In his attempt to flee, the suspect rammed two police vehicles, as a result of the suspect's actions, the police were forced to fire several shots at the suspect. The suspect suffered a gunshot wound and was subsequently apprehended by the police.

After his arrest, ambulance staff administered first aid to the suspect, who was later transported to St. Maarten Medical Center. The investigation is ongoing. (KPSM)

police ambulances leaving the scene

police two ambul on the scene cay bay

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CBCS: Strong economic rebound in 2021. War and inflation hamper recovery in 2022

SINT MAARTEN (PHILIPSBURG) - Following a deep contraction in 2020 brought on by the COVID-19 pandemic and related strict containment measures, the Centrale Bank van Curaçao en Sint Maarten (CBCS) estimates in its June 2022 Economic Bulletin that economic activity rebounded strongly across the monetary union in 2021, with real GDP growing by 5.0% in Curaçao and 8.6% in Sint Maarten.

“The strong economic rebound was driven primarily by a sustained pick-up in stay-over tourism, especially in the second half of 2021. Stay-over tourism arrivals in both Curaçao and Sint Maarten recovered at a much faster pace than initially expected as containment measures, among other things, were gradually eased,” noted CBCS president Richard Doornbosch.

“The 2021 growth estimate therefore represents a significant upward revision from the real GDP expansion of 2.0% for Curaçao and 4.5% for Sint Maarten presented in the March 2022 Economic Bulletin,” he pointed out.

“Furthermore, the CBCS’s latest projections indicate that economic recovery will continue across the monetary union in 2022. In both Curaçao and Sint Maarten, economic growth will be underpinned largely by a sustained recovery of tourism activities, including the normalization of cruise tourism, and increased private investments, such as commercial and residential projects,” Doornbosch explained.

“The outlook is clouded, however, by heightened geopolitical tensions because of the war in Ukraine, which is exerting further upward pressure on already elevated commodity prices in international markets. As Curaçao and Sint Maarten are highly dependent on imports, higher import prices will push up inflation and, consequently, curb purchasing power across the monetary union,” the CBCS president cautioned.

It is against this background the CBCS revised its 2022 growth forecast downward for Curaçao and Sint Maarten to 5.2% and 6.2%, respectively, from the outlook presented in March 2022. Meanwhile, inflation in Curaçao is expected to rise significantly from 2.2% in 2021 to 6.1% in 2022. In Sint Maarten also, inflation is projected to accelerate to 5.9% in 2022 from 2.8% in 2021.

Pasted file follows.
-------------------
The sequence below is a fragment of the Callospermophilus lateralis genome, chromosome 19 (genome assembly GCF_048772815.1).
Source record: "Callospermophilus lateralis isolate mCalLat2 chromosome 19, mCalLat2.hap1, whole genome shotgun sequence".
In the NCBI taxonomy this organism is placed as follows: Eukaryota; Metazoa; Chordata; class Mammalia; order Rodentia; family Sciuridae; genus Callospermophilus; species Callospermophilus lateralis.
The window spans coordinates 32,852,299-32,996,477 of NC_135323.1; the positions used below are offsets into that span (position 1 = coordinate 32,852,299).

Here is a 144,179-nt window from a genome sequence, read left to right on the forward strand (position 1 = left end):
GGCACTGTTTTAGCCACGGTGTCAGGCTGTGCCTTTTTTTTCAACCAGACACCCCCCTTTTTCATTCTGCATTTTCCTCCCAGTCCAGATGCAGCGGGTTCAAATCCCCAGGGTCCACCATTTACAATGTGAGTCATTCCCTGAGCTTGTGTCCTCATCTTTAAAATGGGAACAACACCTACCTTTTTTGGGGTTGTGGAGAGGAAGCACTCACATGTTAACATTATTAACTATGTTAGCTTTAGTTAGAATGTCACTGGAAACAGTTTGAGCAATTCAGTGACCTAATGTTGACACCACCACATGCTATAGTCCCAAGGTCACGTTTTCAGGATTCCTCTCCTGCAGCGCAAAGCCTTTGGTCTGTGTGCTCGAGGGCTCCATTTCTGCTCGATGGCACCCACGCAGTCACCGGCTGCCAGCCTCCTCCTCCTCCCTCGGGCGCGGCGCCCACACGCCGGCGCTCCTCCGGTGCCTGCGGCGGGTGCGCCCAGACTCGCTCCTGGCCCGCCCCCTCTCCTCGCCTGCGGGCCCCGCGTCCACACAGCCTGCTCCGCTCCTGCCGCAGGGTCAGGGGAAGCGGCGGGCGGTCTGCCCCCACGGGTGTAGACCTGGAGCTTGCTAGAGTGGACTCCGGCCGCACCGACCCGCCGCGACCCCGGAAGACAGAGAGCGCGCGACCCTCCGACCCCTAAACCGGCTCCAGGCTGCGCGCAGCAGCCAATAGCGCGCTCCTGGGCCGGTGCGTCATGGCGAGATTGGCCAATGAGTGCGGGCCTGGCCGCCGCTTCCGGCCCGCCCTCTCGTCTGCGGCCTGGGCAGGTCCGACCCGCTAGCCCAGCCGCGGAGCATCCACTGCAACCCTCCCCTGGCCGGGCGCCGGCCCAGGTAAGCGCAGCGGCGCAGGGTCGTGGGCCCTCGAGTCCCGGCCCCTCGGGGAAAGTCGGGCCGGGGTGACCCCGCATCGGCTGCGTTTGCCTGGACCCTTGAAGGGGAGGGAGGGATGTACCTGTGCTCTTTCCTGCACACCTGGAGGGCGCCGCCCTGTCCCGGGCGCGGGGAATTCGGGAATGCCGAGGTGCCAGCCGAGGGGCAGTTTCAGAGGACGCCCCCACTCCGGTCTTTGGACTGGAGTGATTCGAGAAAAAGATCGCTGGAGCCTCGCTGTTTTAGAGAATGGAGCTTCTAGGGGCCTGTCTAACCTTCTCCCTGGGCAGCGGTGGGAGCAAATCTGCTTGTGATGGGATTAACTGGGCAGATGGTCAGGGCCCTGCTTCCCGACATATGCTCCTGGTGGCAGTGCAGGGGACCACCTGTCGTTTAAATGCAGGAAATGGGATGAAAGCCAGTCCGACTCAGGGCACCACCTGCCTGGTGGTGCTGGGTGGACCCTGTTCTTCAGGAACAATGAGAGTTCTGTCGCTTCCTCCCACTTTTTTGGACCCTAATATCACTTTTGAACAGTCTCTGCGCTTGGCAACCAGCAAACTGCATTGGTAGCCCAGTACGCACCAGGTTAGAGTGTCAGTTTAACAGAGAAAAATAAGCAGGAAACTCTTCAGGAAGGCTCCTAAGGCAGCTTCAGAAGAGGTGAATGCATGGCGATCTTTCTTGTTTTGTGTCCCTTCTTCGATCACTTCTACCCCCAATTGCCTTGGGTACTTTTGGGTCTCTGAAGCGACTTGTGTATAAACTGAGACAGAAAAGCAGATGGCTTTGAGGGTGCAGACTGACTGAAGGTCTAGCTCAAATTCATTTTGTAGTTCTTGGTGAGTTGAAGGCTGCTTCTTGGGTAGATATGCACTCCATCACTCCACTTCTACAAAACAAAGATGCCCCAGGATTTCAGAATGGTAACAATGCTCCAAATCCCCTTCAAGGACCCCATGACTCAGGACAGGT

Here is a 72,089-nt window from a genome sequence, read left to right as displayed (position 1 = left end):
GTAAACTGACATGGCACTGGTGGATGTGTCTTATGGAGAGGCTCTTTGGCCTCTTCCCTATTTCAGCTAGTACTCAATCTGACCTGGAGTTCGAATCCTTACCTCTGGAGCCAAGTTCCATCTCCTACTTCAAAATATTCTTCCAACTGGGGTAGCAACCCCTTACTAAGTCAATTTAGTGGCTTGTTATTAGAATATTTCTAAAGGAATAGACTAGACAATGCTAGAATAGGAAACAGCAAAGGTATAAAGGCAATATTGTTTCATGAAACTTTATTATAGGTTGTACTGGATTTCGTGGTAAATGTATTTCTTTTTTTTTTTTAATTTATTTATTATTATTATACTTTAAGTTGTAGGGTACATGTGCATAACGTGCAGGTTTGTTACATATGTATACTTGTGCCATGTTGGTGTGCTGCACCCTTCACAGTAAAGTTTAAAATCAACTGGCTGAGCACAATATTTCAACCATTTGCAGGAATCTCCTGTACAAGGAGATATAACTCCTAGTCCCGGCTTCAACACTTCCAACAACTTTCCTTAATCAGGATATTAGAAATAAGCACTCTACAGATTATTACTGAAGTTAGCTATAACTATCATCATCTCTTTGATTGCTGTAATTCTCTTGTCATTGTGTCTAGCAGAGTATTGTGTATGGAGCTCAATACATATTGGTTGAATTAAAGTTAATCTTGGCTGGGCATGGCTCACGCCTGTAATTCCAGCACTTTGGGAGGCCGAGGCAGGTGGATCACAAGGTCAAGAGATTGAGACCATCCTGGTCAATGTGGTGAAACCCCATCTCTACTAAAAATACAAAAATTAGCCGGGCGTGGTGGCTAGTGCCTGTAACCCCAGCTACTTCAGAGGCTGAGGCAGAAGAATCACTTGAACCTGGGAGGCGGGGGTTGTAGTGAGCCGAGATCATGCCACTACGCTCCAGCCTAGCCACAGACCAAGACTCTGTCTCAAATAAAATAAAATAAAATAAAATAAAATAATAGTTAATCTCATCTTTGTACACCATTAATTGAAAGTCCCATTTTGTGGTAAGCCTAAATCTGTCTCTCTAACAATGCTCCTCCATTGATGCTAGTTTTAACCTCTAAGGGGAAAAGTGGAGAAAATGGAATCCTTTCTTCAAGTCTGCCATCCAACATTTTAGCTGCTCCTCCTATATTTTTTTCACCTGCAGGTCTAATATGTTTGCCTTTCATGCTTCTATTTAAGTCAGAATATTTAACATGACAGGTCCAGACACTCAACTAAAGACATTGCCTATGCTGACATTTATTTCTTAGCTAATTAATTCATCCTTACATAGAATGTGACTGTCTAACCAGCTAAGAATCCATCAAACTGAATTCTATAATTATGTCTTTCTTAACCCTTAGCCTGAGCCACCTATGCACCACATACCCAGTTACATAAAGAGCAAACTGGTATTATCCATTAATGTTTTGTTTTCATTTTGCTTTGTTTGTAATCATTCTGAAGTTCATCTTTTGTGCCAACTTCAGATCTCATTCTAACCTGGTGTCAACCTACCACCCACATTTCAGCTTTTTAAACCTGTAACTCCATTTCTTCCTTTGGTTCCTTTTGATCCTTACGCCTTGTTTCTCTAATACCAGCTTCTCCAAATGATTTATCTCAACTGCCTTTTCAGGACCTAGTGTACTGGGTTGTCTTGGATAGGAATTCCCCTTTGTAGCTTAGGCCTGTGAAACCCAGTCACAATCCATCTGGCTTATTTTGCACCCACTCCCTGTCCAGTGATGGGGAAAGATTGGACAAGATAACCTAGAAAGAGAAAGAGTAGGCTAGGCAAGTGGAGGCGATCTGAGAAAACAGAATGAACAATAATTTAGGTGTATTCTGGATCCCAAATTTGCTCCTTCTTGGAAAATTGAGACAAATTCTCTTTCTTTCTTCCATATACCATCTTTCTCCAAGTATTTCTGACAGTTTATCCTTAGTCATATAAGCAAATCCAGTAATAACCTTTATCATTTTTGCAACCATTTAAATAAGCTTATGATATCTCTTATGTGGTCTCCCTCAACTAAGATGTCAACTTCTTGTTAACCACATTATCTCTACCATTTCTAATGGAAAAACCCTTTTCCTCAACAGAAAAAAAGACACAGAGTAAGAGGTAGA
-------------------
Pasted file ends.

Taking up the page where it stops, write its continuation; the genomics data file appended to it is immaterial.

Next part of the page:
Additionally, the CBCS expects that the pace of recovery will moderate somewhat over the medium term. For 2023, a real GDP growth of 3.0% is projected for Curaçao and 3.9% for Sint Maarten. Although still elevated, inflationary pressures are expected to dissipate in 2023, consistent with lower projected inflation in the monetary union’s main trading partner, the United States.

“In line with the projected economic growth, the fiscal stance in both countries is expected to improve, with the fiscal deficit and debt-to-GDP ratio gradually declining over the medium term,” CBCS president Richard Doornbosch concluded.

The complete text of the June 2022 Economic Bulletin is available on the CBCS website at www.centralbank.cw/publications.

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Consider this: Timeline (2)

SINT MAARTEN (PHILIPSBURG) - This article is the second in a series of essays written by Dr. Nilda Arduin to commemorate 1 July 1863, the Abolition of slavery within the Dutch Kingdom) - July 2022

According to the Dutch Constitution of 1815, enacted after the Netherlands became a Monarchy, the Dutch Kingdom encompassed the Netherlands and a few colonies and assets of the State (volksplantingen en bezittingen van het rijk’). Let’s take a look at what happened since 1 July 1863. Consider the following timeline:

  • 1863: Abolition of Slavery
  • 1922: The Dutch Constitution included not only the European territory, but also Indonesia, Suriname and Curaçao (and its dependencies)

The pertinent institutions in these territories obtained limited powers to regulate their internal affairs. Holland, the motherland of the colonists, had an obligation towards her people stationed in the overseas territories.

  • 1939-1945: World War II

During the war Queen Wilhelmina in exile announced a Kingdom conference to discuss new relationships between the Kingdom partners. The Netherlands was seeking to further strengthen ties with their largest colony, Indonesia, noting the importance of economic, political and so called interpersonal contacts. However, the Netherlands could no longer play its former role.

  • 1947 (August 17): The Republik Indonesia declared itself independent from the Netherlands.
  • 1950: Interim Regulation Netherlands Antilles, a prelude to the Charter, including the right of self-determination for the islands, further outlined in the Island Regulation (ERNA).

The Island Regulation introduced the formula of ‘general interest of the Kingdom’; followed and further outlined in article 50 of the Charter, which includes supervision.

  • 1954: Enactment of the Charter, which was in principal meant to be an agreement between Indonesia and the Dutch Kingdom (the Netherlands, Suriname and Netherland Antilles).

Reviewing the socio-economic and political history of the relationships within the Kingdom in the period 1954-2022 is vital to understand how we reached where we are today, and understand what we did, or did not do adequately as partners within the Dutch Kingdom to resolve continued conflicts. Who were the negotiators around the table leading up to the enactment of the Charter, if general voting rights to include the descendants of the former enslaved Africans was obtained only in 1948.